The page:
Taxis in NYC Want to Ban Self-Driving Cars

Taxi and limo drivers in upstate New York want their state to ban self-driving cars until 2067.

In New York, the Upstate Transportation Association is pushing back against self-driving vehicles. The group fears that ridesharing companies (Uber and Lyft) will eventually transition to fully self-driving vehicles, and eliminate thousands of jobs from New Yorkers. So far, ridesharing services are only allowed to operate in New York City. However, Governor Andrew Cuomo recently revealed that the entire state would embrace ridesharing services.


Uber has promised to bring 13,000 jobs to upstate New York, but taxi drivers fear that those jobs will be eliminated with the introduction of driverless cars. As more people get around using ridesharing apps, the approximately 239,900 taxi drivers in the U.S. face the loss of their jobs. 

Uber is already testing driverless vehicles in Arizona and Pittsburgh. A fleet of Uber’s self-driving cars left California for Arizona last month after the the California Department of Motor Vehicles threatened legal action. Uber has been instructed to apply for a permit so their driverless vehicles can operate legally in California — an offer they do not plan on accepting.

“Anyone who believes Uber will create jobs should also be willing to protect them from automation,” Tomassi wrote in his letter. “If you approve a ride-sharing expansion without a ban on driverless cars, you will be turning new jobs into lost jobs.” So far, there has not been a response from the Governor.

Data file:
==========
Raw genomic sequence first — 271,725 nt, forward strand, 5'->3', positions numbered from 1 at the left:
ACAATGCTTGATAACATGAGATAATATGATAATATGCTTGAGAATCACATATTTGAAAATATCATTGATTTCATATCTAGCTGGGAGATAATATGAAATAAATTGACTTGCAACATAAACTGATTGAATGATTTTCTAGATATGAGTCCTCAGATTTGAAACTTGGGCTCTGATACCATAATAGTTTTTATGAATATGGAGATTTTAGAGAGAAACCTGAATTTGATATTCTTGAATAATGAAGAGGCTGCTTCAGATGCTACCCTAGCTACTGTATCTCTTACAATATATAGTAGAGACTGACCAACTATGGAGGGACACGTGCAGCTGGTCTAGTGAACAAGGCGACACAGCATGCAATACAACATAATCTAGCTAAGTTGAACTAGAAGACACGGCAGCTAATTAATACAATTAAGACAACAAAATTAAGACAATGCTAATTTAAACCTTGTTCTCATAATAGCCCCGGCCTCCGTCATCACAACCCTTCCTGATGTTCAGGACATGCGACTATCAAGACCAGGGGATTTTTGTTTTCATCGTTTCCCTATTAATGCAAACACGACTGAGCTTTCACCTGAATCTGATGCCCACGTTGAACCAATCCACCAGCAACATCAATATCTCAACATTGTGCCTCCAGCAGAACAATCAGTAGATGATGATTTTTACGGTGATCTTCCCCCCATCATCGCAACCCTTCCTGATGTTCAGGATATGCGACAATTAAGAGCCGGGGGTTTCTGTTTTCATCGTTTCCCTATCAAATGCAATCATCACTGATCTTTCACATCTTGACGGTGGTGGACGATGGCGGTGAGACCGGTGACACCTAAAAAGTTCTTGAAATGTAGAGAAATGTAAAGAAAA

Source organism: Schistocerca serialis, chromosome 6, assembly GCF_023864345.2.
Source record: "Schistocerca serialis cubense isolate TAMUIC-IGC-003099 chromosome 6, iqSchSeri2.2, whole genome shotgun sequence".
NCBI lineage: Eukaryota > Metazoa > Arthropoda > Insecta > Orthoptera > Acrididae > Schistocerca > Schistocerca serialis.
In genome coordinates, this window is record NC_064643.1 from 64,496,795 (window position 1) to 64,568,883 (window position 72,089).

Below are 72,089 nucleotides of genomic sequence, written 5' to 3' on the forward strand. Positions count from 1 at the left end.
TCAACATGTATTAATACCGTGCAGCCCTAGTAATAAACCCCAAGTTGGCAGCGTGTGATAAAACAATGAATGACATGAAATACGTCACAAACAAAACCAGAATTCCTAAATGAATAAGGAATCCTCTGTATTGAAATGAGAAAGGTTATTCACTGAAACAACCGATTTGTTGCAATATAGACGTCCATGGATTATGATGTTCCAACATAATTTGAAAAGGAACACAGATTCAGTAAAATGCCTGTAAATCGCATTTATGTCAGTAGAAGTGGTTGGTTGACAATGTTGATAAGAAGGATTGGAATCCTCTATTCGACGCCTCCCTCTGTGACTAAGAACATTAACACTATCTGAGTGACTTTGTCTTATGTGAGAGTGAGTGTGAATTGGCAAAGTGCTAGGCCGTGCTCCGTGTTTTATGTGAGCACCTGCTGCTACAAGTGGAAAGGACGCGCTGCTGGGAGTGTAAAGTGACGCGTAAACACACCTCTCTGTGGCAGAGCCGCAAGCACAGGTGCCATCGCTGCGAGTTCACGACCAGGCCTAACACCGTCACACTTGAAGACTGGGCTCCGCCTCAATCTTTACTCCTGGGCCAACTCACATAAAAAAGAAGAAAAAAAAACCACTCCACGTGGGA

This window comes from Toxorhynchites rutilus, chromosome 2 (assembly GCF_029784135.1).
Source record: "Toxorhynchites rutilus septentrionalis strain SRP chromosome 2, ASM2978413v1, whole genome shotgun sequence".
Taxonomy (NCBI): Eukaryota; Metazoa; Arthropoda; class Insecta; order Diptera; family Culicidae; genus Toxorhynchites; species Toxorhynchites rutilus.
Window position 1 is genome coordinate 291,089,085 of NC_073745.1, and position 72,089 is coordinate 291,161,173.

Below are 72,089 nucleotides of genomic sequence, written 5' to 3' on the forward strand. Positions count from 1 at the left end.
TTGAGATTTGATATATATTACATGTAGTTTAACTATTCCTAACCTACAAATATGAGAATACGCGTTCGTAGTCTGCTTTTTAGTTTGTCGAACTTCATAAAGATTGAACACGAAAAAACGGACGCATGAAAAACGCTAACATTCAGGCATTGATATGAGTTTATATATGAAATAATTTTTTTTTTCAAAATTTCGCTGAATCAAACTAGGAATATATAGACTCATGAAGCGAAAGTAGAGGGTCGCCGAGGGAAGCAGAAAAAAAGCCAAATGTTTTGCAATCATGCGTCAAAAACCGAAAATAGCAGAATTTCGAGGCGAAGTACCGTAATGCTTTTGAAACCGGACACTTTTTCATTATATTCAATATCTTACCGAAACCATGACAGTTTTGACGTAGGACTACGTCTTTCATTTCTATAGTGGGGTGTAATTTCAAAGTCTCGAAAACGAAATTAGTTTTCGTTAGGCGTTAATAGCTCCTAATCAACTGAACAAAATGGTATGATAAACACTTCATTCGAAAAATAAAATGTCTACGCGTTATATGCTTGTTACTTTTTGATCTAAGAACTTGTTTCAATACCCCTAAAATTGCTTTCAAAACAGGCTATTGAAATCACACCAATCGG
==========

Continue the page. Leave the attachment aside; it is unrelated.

self driving cars


Self-driving cars don’t drink and drive, apply makeup or text while driving, but there are other safety concerns. For example, an autonomous car can’t control other driver’s behaviors. Driverless cars also face problems when the lines on the road are concealed by poor weather conditions. Self-driving cars use cameras to detect obstacles, so rain and snow make navigation more difficult (just as they would for a human driver).

Perhaps the most daunting decisions a self-driving car has to make are ethical ones. For example, a pedestrian attempts to jay walk but fails to see the car coming. Does the driverless car stop and risk injury to its passenger or hit the pedestrian? Who has priority? A computer algorithm is determined before an emergency event occurs, and cannot make an organic and spontaneous decision. So far, engineers have no clear answer on this.


Tesla, Toyota, BMW, Volvo, Nissan, Ford, General Motors, Audi, Honda, and Hyundai are just some of the automakers testing out the technology to bring self-driving cars to the market. Many of these vehicles will not be fully autonomous at first – they will be considered partially automated and still require a driver.

In the race to put self-driving cars on the road, there are still many things to figure out. Questions remain about governmental regulations, safety needs, and insurance liability. It will be a while yet before American roads are full of autonomous cars.

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